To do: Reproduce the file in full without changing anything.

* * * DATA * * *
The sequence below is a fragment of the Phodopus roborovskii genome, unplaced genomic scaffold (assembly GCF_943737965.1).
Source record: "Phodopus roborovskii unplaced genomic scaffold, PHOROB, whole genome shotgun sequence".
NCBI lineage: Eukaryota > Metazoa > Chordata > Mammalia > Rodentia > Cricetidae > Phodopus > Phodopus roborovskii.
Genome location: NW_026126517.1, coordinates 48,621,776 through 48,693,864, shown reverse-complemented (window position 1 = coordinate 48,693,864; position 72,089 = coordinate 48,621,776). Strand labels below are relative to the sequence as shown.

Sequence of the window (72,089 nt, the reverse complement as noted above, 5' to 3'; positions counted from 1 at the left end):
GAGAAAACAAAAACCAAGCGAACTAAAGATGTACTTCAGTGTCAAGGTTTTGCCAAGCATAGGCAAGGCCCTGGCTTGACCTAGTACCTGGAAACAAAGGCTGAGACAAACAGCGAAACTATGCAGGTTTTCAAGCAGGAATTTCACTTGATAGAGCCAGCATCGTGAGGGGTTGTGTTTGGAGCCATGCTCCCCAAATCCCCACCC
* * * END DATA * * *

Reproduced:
The sequence below is a fragment of the Phodopus roborovskii genome, unplaced genomic scaffold (assembly GCF_943737965.1).
Source record: "Phodopus roborovskii unplaced genomic scaffold, PHOROB, whole genome shotgun sequence".
NCBI lineage: Eukaryota > Metazoa > Chordata > Mammalia > Rodentia > Cricetidae > Phodopus > Phodopus roborovskii.
Genome location: NW_026126517.1, coordinates 48,621,776 through 48,693,864, shown reverse-complemented (window position 1 = coordinate 48,693,864; position 72,089 = coordinate 48,621,776). Strand labels below are relative to the sequence as shown.

Sequence of the window (72,089 nt, the reverse complement as noted above, 5' to 3'; positions counted from 1 at the left end):
GAGAAAACAAAAACCAAGCGAACTAAAGATGTACTTCAGTGTCAAGGTTTTGCCAAGCATAGGCAAGGCCCTGGCTTGACCTAGTACCTGGAAACAAAGGCTGAGACAAACAGCGAAACTATGCAGGTTTTCAAGCAGGAATTTCACTTGATAGAGCCAGCATCGTGAGGGGTTGTGTTTGGAGCCATGCTCCCCAAATCCCCACCC